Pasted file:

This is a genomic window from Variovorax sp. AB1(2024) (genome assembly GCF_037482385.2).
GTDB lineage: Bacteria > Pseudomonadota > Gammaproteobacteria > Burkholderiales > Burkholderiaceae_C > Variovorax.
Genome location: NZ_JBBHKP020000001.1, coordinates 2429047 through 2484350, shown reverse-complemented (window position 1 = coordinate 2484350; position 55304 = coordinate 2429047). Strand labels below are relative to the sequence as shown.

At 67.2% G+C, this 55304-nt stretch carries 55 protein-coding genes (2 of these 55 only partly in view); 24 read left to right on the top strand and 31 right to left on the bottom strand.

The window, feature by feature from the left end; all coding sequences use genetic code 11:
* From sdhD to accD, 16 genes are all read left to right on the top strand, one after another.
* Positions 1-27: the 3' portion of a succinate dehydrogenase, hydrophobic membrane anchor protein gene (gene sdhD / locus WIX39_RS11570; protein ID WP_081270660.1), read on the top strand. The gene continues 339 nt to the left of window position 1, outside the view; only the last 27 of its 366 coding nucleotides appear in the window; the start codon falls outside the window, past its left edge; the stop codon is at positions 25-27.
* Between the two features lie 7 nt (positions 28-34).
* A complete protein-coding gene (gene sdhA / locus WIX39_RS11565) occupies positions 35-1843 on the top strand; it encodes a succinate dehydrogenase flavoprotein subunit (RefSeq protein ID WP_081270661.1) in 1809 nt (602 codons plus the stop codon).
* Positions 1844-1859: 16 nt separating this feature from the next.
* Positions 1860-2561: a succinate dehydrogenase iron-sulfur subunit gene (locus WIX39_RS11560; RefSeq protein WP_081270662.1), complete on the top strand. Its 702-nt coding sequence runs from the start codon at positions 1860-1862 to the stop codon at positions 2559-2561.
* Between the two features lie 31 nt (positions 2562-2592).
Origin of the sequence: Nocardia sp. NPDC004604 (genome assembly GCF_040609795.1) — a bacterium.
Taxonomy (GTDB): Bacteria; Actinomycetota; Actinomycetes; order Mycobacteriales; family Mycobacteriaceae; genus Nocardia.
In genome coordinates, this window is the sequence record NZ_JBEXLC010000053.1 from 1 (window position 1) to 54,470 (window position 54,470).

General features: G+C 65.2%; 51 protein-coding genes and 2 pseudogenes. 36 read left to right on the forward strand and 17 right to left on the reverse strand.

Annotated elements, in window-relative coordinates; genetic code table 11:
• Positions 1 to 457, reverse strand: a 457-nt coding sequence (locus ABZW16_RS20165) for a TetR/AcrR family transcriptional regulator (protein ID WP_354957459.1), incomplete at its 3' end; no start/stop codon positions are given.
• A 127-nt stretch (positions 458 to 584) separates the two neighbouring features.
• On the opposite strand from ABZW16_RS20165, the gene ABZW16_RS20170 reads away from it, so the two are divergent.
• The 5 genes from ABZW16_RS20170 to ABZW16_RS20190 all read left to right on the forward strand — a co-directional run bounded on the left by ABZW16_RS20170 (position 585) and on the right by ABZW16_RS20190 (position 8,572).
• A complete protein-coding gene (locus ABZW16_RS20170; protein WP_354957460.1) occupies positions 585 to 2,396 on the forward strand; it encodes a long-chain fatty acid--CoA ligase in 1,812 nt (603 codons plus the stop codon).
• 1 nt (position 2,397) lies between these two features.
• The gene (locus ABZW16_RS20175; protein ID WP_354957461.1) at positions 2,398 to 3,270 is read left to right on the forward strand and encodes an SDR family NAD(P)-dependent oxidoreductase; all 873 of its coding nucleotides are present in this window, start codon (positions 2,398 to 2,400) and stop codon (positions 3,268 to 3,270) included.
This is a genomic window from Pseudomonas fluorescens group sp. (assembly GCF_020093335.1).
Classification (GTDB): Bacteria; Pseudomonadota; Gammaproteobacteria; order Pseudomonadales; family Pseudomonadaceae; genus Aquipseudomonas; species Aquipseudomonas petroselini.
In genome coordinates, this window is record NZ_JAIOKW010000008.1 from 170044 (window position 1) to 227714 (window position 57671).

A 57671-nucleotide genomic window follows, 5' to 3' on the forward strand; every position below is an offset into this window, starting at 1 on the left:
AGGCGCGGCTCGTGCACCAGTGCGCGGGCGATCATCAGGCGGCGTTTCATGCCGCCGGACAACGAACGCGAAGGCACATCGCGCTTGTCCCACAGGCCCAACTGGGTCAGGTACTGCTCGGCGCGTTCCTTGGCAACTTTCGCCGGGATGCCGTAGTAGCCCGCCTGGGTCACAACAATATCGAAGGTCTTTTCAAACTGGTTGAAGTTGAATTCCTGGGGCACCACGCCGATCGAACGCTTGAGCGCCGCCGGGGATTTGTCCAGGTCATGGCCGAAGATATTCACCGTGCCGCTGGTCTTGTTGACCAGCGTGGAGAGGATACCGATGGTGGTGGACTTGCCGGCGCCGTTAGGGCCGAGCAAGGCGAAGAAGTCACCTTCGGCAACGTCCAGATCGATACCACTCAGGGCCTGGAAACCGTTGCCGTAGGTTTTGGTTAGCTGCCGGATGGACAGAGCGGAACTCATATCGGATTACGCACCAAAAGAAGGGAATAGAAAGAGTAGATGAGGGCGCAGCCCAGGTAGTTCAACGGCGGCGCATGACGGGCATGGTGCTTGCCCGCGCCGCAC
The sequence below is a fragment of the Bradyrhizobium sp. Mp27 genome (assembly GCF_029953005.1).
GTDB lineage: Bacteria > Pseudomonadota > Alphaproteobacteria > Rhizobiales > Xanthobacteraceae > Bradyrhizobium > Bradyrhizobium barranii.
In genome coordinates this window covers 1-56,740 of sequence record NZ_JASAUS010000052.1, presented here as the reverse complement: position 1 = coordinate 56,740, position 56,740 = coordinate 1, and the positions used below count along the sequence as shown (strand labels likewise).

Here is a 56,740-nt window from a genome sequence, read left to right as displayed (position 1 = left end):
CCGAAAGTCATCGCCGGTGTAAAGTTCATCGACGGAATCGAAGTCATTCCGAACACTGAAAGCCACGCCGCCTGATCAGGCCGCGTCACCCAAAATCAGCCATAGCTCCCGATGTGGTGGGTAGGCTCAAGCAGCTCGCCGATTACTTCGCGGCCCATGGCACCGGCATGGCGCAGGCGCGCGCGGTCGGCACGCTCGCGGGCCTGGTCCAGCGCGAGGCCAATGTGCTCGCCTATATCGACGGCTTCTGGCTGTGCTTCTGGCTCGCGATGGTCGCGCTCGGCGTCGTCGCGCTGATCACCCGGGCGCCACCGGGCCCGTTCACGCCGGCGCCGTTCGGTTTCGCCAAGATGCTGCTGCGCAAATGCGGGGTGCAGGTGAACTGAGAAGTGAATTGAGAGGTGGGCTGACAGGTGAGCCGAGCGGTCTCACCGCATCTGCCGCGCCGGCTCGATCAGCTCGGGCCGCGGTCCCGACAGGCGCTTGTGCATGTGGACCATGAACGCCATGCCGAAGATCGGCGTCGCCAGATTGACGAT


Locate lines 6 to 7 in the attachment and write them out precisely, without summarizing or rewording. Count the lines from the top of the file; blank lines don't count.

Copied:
* From sdhD to accD, 16 genes are all read left to right on the top strand, one after another.
* Positions 1-27: the 3' portion of a succinate dehydrogenase, hydrophobic membrane anchor protein gene (gene sdhD / locus WIX39_RS11570; protein ID WP_081270660.1), read on the top strand. The gene continues 339 nt to the left of window position 1, outside the view; only the last 27 of its 366 coding nucleotides appear in the window; the start codon falls outside the window, past its left edge; the stop codon is at positions 25-27.